Hunting Daypack:

Zpacks Zero Backpack
Zpacks Zero Backpack

Most everyone carries too much gear (whether multi-day hiking, or just as a day pack). After my first solo hike of the Dusky Track Fiordland in 2006 (, the first thing I did when I came home was throw mout  my old expensive hunting daypack.

I had spent some time working out how to carry enough gear on (what was then) a 57 year old body (Oh Dear! was it ten years ago, really?) to last me up to a week in very rugged country where sub-zero conditions, torrential rain, and being flooded in were reasonable likelihoods – whilst at the same time being safe and comfortable. In the end I started out carrying just over 13 kg which diminished by over half a kilo a day as I ate the food and drank the Bacardi 151!

The same trip now would see me starting with less than 10kg. I was there last year (2016). My wife Della and I (now 65) hiked the South Coast Track which I wholly recommend ( & following). In 2017 I hiked the Dusky Track again (and encountered a moose: In 2006 I had chosen Gossamer Gear’s G4 pack at 454 grams to carry all this. Nine years later I am still using it for longer hunting and canoeing trips.

When I weighed my hunting daypack I found it to be 1.25 kg empty. Out it went, and off I went with my scales looking for something MUCH lighter. At the time I could not find anything locally less than about 300 grams, but now I know there are a number of quite serviceable smaller packs which weigh much less than that. My current 52 litre (!) hiking pack from Joe Valesko at weighs 320 grams and has been with me MANY hundreds of rugged miles (eg across Tasmania, etc)

As you can see, Joe’s 27 litre Zero pack weighs 113 grams! That’s quite big enough for a day, probably overnight! You could also use it as a stow bag in your main pack, and take it out and use it for hunting when you had made camp. Here is another (waterproof) possibility: (Joe also has a waterproof model). That taken care of, what should you take with you IN your day pack?

Clothes: Raincoat. I have one from zpacks which weighs 130 grams, is wonderfully waterproof and breathable. Warm Jacket: a synthetic insulated jacket is a MUST in wet bush in the winter months; down is GREAT – what I use hiking – but riskier when it is VERY wet and cold, as in a Gippsland winter. A Montbell Thermawrap vest (188 grams) and jacket (240 grams) would be hard to beat along with an eg Icebreaker merino wool beanie (35 grms). However a peaked cap is a MUST for hunting. You CAN buy these in blaze orange (a good idea if you venture where there are likely to be others – I try not to). Really important if you are looking towards the rising or setting sun.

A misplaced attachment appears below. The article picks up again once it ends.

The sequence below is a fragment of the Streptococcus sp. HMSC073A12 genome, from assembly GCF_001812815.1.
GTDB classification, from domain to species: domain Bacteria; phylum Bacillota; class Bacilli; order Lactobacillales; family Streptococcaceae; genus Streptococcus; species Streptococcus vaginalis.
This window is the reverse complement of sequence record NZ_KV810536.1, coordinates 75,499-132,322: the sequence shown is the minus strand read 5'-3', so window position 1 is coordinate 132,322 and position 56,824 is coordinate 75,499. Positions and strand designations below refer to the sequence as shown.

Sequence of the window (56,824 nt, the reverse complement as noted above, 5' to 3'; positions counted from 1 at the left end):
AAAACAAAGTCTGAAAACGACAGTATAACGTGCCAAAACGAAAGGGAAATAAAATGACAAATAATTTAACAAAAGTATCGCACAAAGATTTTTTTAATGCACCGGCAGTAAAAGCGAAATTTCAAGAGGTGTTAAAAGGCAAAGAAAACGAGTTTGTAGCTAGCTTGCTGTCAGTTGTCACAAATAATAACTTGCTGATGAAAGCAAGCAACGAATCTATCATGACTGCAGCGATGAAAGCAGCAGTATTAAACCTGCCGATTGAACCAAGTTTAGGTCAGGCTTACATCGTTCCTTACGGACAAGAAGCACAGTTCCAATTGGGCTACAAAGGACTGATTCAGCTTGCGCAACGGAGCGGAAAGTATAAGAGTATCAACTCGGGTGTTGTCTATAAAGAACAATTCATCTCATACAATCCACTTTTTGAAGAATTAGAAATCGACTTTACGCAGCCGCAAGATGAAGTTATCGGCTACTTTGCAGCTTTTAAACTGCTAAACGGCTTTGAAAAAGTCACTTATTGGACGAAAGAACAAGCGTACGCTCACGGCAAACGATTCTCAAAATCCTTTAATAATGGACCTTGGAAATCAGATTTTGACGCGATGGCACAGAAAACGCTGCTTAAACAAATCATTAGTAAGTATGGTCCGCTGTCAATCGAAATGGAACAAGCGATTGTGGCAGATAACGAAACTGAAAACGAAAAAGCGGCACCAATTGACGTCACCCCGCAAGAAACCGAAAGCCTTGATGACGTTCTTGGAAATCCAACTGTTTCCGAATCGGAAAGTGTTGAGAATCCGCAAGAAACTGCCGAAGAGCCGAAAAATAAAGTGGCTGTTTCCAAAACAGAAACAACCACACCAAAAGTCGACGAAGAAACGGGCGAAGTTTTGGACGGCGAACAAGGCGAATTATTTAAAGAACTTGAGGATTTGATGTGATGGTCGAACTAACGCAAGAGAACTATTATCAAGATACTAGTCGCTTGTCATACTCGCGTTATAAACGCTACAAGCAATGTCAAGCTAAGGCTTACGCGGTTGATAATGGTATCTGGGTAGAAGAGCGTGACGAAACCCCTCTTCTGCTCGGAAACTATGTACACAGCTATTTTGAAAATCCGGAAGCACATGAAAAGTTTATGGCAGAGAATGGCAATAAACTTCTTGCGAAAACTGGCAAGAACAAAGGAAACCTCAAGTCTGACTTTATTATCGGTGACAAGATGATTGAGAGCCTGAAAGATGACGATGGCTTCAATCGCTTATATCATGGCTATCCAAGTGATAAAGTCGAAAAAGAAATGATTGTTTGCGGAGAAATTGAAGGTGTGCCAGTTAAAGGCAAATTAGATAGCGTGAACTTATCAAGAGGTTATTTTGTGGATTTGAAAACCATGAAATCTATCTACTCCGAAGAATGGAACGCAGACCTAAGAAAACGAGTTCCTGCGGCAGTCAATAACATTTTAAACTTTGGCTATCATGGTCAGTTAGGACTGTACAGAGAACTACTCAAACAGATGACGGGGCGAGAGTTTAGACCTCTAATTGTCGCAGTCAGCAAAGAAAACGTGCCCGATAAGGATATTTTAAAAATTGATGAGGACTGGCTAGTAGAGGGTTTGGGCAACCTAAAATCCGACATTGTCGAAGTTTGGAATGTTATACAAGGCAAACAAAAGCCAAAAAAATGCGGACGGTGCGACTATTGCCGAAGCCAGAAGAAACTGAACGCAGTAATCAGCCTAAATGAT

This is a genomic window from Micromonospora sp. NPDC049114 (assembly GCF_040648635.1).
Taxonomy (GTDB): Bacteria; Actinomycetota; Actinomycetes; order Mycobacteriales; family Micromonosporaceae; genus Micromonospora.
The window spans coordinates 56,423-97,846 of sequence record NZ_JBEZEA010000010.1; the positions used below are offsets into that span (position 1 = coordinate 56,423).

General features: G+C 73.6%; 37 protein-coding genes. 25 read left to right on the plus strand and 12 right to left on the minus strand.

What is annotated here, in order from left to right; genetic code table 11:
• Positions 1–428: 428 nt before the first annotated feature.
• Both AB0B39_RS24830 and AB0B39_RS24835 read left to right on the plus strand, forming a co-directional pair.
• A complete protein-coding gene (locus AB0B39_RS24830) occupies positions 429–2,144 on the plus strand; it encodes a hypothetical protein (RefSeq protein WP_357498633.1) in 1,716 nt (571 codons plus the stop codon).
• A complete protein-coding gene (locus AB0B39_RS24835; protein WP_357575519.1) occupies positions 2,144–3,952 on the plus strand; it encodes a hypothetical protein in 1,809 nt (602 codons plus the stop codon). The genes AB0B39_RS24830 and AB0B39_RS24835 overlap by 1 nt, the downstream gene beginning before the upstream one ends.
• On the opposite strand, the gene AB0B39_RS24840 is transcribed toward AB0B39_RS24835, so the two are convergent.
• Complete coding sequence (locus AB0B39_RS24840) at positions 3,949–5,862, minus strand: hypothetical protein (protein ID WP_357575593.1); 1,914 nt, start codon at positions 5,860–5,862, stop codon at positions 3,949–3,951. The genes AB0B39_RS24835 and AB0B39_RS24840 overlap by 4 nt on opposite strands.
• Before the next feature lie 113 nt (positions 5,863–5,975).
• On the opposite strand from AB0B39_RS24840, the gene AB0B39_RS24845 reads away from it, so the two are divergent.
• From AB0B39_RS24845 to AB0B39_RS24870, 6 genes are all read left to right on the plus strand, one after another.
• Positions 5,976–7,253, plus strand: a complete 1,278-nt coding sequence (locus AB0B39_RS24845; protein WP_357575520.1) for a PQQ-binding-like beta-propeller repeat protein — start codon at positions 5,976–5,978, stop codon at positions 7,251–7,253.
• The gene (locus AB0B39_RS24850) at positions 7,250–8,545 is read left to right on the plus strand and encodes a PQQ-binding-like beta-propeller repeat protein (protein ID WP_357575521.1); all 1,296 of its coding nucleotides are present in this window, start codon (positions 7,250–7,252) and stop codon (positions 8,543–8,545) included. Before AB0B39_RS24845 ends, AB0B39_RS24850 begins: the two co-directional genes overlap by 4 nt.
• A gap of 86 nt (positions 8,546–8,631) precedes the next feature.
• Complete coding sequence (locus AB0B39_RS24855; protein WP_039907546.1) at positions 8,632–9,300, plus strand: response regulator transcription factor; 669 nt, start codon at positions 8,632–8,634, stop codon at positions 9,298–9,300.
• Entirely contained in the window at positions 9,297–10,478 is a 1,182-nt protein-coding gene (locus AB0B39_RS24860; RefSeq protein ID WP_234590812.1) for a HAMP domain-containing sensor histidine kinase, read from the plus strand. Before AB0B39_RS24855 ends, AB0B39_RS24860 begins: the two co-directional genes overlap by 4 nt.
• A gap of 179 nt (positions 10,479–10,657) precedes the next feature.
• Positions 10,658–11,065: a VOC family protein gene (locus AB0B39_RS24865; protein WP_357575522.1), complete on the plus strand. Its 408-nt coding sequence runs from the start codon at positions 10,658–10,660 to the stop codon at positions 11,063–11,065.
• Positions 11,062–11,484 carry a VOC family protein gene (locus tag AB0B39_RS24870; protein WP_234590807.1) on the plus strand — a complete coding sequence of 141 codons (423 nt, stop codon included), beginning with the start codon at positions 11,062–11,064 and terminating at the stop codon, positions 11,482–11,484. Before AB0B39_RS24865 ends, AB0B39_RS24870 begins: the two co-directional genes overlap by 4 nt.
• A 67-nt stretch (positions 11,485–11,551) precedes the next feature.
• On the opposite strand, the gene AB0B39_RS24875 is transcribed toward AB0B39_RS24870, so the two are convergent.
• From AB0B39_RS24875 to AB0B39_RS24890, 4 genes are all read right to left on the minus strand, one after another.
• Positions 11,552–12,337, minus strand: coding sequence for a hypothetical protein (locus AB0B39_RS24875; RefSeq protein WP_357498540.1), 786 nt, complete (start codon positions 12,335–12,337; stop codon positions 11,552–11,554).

Should you be prepared to sleep out? I think so. It happens sometimes to everyone! A very lightweight shelter and emergency space blanket bag is a good idea. You CAN make a mylar space blanket into a temporary shelter if you carry a bit of string – I always carry a small dental floss (now Dyneema fishing line) for 1st Aid and repairs: I will cover this in a future post about my Home-made Poncho-Tarp. If you can’t light a fire, something like a Blizzard Bag ( might live in your daypack, but at approx 385 grams, you might just as well carry your down sleeping bag and hiking mat (See – perhaps 397 + 340 grams. Mind you, the ‘Blizzard’ can just live permanently in your pack. It will never get wet, will keep you safe even if the temperature falls to below zero, and IS waterproof. Includes a hood, so no shelter needed. Adventure Medical Kits have some other great options.

You might notice that my weights 113 +240 +188 +397 +320 + 35 = 1293 grams are now almost exactly the same as my old EMPTY daypack. I need only to throw in an ultralight shelter such as this at 113 grams ( and I am good to stay the night in sub zero conditions, wind and rain for 1406 grams, the equivalent of my old pack with a single muesli bar in it!